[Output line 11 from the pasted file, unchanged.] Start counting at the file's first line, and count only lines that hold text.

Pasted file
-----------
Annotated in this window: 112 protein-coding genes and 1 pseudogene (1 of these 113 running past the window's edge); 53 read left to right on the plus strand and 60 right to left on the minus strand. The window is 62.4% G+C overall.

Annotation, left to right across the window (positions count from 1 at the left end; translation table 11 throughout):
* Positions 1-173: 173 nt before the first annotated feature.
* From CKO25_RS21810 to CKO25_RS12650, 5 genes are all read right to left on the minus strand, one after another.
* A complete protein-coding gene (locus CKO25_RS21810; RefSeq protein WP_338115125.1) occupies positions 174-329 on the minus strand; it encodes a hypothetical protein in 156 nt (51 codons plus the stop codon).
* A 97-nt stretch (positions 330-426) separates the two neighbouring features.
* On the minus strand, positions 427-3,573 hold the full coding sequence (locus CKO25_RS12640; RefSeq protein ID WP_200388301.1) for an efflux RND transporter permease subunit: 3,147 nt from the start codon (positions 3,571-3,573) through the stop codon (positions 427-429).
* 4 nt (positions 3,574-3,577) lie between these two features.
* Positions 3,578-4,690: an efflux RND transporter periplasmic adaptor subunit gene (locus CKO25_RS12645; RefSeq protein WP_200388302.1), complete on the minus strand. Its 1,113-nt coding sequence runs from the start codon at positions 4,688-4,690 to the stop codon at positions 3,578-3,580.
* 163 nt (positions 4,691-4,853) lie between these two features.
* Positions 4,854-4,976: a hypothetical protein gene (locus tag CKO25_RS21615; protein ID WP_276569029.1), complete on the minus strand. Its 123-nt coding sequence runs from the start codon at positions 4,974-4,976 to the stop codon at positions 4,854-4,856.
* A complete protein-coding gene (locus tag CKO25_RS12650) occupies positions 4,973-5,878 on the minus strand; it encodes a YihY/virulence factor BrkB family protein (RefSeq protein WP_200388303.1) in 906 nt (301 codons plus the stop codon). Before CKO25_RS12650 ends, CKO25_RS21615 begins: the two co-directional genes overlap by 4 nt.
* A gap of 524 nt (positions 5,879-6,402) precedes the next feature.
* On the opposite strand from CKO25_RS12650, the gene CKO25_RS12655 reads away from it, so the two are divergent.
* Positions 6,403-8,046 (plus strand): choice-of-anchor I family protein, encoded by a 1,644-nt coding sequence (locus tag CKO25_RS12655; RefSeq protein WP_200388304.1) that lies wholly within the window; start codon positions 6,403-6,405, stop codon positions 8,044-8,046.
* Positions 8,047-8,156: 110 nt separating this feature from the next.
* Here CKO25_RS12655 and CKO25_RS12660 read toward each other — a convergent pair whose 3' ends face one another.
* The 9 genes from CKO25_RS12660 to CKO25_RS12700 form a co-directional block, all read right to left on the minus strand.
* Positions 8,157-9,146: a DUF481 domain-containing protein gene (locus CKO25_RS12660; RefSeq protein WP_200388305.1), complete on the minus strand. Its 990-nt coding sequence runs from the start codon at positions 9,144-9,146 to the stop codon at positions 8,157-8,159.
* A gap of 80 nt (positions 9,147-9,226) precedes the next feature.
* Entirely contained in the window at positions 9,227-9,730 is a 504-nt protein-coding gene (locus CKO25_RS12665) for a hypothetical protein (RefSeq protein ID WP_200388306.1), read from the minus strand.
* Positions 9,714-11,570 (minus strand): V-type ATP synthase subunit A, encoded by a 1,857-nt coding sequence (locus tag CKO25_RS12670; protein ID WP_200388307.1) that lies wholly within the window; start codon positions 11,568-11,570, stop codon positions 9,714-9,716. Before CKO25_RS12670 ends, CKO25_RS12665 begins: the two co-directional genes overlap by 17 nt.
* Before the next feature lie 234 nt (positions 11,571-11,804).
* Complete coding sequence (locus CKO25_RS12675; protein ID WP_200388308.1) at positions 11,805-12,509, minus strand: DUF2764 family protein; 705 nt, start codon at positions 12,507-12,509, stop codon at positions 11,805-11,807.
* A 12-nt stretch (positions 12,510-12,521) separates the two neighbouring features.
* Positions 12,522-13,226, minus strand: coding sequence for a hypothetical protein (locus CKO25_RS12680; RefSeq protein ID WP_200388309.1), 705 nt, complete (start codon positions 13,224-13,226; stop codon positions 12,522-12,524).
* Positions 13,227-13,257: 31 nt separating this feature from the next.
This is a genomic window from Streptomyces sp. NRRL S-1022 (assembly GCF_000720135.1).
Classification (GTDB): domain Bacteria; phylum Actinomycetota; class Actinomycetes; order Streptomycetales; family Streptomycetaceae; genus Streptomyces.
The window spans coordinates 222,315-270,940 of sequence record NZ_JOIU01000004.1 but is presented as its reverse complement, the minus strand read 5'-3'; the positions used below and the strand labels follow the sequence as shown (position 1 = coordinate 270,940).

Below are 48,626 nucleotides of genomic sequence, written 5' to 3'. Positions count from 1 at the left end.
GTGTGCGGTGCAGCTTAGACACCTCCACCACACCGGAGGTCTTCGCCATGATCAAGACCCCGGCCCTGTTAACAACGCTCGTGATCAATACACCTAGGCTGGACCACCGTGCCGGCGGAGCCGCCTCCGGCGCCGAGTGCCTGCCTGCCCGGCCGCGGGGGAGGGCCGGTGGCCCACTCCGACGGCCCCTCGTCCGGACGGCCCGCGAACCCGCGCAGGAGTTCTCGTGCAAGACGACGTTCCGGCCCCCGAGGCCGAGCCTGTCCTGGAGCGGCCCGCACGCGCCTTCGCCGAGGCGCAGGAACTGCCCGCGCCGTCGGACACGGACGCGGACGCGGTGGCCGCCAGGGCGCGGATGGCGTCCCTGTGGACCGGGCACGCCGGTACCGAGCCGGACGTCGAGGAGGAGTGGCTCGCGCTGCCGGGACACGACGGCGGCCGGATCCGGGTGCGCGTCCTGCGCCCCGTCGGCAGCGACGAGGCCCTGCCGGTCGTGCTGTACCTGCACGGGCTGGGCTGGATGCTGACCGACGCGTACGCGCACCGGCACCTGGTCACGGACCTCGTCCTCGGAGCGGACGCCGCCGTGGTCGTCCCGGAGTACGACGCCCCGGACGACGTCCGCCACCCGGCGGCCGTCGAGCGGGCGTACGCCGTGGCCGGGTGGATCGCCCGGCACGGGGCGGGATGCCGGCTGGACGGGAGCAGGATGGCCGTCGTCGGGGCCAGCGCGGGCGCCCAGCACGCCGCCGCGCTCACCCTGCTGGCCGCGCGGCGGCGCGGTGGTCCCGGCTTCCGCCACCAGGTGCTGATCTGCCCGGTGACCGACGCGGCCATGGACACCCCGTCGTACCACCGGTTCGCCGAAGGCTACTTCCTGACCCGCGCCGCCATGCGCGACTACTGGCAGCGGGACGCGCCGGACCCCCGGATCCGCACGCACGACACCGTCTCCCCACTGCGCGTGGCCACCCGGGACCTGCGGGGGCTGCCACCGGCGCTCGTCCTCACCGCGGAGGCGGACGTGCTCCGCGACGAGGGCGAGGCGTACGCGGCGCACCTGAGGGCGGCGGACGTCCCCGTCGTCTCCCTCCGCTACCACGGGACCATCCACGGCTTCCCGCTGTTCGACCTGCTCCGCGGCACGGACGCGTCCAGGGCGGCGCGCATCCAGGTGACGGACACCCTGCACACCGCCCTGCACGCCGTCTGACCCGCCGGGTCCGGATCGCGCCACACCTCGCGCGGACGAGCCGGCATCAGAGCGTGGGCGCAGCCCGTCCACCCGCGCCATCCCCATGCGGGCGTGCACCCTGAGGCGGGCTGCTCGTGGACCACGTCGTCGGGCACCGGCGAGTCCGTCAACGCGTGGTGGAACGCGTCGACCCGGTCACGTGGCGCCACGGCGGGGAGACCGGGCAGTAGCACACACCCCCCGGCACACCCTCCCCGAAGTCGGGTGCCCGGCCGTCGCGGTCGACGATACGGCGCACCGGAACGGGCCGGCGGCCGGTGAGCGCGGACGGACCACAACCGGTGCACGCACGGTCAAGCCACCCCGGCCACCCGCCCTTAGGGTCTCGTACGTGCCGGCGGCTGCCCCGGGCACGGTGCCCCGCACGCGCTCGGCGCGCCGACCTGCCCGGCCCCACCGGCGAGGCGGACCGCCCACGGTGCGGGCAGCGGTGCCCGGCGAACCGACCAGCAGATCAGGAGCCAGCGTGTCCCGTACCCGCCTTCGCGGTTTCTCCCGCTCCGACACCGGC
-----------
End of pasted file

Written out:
* Positions 4,854-4,976: a hypothetical protein gene (locus tag CKO25_RS21615; protein ID WP_276569029.1), complete on the minus strand. Its 123-nt coding sequence runs from the start codon at positions 4,974-4,976 to the stop codon at positions 4,854-4,856.